• Animal trypanosomosis: making quality control of trypanocidal drugs possible, OB Sutcliffe, GG Skellern, F Araya, A Cannavan, JJ Sasanya, B Dungu, F van Gool, S Munstermann, RC Mattioli, Revue Scientifique et Technique-Office International des Epizooties (2014), 33 (3), 813-830.
  • Chromatographic and spectroscopic analysis of the components present in the phenanthridinium trypanocidal agent isometamidium, JO Igoli, G Blackburn, AI Gray, OB Sutcliffe, DG Watson, MR Euerby, GG Skellern, Analytical and Bioanalytical Chemistry (2014), 407 (4), 1171-1180.
  • Detection and quantification of new psychoactive substances (NPSs) within the evolved “legal high” product, NRG-2, using high performance liquid chromatography-amperometric detection (HPLC-AD), KY Zuway, JP Smith, CW Foster, N Kapur, CE Banks, OB Sutcliffe, Analyst (2015), 140 (18), 6283-6294.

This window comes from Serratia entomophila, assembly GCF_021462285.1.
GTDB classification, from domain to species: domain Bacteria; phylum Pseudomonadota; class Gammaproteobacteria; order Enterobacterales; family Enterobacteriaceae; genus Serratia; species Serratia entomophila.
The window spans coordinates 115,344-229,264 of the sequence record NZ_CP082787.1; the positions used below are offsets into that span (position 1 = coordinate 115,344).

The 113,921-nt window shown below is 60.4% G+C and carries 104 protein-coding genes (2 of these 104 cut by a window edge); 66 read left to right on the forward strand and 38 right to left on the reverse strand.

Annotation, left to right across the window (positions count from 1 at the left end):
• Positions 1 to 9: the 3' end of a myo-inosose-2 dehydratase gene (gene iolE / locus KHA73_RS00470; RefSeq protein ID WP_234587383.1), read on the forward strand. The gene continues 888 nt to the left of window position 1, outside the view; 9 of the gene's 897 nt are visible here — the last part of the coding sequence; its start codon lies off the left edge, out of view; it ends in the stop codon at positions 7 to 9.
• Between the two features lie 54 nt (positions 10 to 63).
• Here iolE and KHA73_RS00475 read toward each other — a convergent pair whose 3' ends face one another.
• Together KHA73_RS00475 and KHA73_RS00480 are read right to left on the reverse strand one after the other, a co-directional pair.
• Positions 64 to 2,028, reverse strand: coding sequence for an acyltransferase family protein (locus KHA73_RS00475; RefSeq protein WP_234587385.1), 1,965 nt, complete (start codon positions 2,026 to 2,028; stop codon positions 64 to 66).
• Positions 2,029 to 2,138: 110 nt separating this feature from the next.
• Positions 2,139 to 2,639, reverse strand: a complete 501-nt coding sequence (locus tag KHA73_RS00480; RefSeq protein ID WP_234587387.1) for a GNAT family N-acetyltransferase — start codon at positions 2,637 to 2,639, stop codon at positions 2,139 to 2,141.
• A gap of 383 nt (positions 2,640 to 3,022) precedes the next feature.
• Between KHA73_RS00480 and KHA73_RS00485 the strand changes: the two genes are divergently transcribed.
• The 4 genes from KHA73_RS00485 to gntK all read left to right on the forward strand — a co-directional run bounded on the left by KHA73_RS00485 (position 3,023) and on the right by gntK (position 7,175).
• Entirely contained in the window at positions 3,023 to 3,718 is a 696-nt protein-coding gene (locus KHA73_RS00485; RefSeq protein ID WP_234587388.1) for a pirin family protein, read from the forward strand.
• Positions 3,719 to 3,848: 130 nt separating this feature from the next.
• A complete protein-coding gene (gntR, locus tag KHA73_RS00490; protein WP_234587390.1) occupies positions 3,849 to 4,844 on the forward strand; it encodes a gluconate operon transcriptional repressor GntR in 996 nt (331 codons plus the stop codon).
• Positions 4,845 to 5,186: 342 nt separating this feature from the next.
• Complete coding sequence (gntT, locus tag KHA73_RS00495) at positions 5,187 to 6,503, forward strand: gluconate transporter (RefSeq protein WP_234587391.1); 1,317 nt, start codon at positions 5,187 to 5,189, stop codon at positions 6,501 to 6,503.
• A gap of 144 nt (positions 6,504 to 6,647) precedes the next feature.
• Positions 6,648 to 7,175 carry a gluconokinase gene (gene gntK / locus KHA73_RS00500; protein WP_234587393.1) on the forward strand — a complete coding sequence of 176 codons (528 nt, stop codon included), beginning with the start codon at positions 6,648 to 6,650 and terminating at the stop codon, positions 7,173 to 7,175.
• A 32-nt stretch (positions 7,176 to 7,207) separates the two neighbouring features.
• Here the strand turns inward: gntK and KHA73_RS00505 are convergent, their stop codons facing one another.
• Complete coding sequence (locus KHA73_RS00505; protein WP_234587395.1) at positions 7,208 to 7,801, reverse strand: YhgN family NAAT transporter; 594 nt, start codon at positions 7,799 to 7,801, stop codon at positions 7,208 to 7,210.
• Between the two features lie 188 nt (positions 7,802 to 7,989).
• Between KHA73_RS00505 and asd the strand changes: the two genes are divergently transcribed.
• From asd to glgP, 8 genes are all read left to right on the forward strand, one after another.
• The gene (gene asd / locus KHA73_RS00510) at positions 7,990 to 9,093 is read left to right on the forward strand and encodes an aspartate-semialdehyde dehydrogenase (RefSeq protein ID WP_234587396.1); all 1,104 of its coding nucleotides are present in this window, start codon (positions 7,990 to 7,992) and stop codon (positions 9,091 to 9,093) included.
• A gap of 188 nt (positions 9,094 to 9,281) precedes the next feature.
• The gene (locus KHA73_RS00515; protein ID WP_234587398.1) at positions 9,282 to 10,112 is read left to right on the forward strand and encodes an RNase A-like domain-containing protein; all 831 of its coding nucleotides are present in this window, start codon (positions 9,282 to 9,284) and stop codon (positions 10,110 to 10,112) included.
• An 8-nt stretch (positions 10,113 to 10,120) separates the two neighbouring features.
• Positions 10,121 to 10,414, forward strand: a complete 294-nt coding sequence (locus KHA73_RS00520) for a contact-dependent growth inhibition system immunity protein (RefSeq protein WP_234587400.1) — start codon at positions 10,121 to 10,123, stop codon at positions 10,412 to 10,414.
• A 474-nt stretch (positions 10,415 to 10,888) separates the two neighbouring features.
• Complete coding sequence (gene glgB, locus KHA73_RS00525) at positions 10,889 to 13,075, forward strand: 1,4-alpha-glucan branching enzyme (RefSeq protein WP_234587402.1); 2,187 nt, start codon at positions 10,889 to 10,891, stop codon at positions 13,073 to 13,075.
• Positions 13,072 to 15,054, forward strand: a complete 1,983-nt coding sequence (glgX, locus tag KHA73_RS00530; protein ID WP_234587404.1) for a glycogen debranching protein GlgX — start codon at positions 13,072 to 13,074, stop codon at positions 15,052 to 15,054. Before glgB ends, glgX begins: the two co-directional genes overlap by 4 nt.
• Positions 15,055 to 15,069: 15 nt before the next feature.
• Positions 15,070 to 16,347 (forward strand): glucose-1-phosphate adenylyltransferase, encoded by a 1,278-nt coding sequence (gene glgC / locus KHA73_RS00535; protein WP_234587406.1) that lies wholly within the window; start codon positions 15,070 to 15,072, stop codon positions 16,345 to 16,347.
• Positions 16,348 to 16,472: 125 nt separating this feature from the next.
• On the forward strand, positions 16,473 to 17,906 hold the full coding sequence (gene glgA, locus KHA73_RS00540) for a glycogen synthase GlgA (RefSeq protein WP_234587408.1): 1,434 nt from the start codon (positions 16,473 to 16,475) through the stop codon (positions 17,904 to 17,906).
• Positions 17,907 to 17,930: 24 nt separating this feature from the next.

• Development of gas chromatography-mass spectrometry (GC-MS) and other rapid screening methods for the analysis of 16 ‘legal high’ cathinone derivatives, N Nic Daeid, KA Savage, D Ramsay, C Holland, OB Sutcliffe, Science & Justice (2014), 54(1), 22-31.
  • Drug solid solutions – a method for tuning phase transformations, A Delori, P Maclure, RM Bhardwaj, A Johnston, AJ Florence, OB Sutcliffe, IDH Oswald, CrystEngComm (2014), 16(26), 5827-5831.
  • Elucidation of the Phase I and Phase II metabolic pathways of (±)-4′-methylmethcathinone (4-MMC) and (±)-4′-(trifluoromethyl)methcathinone (4-TFMMC) in rat liver hepatocytes using LC-MS and LC-MS2, OIG Khreit, MH Grant, T Zhang, C Henderson, DG Watson, OB Sutcliffe, Journal of Pharmaceutical and Biomedical Analysis (2013), 72, 177-185.
  • Forensic electrochemistry applied to the sensing of New Psychoactive Substances: Electroanalytical sensing of synthetic cathinones and analytical validation in the quantification of seized street samples, JP Smith, JP Metters, OIG Khreit, OB Sutcliffe, CE Banks, Analytical Chemistry (2014), 86(19), 9985-9992.